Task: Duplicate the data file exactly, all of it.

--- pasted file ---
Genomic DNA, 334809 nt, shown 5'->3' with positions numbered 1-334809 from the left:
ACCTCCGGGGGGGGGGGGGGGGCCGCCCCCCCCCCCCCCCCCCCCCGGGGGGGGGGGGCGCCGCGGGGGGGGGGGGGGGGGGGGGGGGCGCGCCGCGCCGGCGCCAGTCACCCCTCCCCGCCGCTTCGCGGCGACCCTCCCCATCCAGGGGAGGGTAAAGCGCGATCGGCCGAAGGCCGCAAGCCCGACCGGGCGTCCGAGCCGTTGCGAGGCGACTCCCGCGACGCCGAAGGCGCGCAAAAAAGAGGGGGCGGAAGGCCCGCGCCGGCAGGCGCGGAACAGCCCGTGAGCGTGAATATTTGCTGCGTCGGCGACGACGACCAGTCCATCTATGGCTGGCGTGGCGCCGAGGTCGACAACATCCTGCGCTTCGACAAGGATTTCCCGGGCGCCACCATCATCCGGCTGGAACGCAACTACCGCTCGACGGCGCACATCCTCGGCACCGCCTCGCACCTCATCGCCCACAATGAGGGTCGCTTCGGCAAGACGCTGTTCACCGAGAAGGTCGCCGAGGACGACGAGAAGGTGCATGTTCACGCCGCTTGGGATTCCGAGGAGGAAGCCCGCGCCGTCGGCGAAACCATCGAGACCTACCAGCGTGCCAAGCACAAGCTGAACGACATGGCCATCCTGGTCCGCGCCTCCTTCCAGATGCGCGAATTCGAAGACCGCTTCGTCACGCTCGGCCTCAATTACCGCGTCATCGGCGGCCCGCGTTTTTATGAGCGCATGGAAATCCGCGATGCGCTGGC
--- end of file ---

Genomic DNA, 334809 nt, shown 5'->3' with positions numbered 1-334809 from the left:
ACCTCCGGGGGGGGGGGGGGGGCCGCCCCCCCCCCCCCCCCCCCCCGGGGGGGGGGGGCGCCGCGGGGGGGGGGGGGGGGGGGGGGGGCGCGCCGCGCCGGCGCCAGTCACCCCTCCCCGCCGCTTCGCGGCGACCCTCCCCATCCAGGGGAGGGTAAAGCGCGATCGGCCGAAGGCCGCAAGCCCGACCGGGCGTCCGAGCCGTTGCGAGGCGACTCCCGCGACGCCGAAGGCGCGCAAAAAAGAGGGGGCGGAAGGCCCGCGCCGGCAGGCGCGGAACAGCCCGTGAGCGTGAATATTTGCTGCGTCGGCGACGACGACCAGTCCATCTATGGCTGGCGTGGCGCCGAGGTCGACAACATCCTGCGCTTCGACAAGGATTTCCCGGGCGCCACCATCATCCGGCTGGAACGCAACTACCGCTCGACGGCGCACATCCTCGGCACCGCCTCGCACCTCATCGCCCACAATGAGGGTCGCTTCGGCAAGACGCTGTTCACCGAGAAGGTCGCCGAGGACGACGAGAAGGTGCATGTTCACGCCGCTTGGGATTCCGAGGAGGAAGCCCGCGCCGTCGGCGAAACCATCGAGACCTACCAGCGTGCCAAGCACAAGCTGAACGACATGGCCATCCTGGTCCGCGCCTCCTTCCAGATGCGCGAATTCGAAGACCGCTTCGTCACGCTCGGCCTCAATTACCGCGTCATCGGCGGCCCGCGTTTTTATGAGCGCATGGAAATCCGCGATGCGCTGGC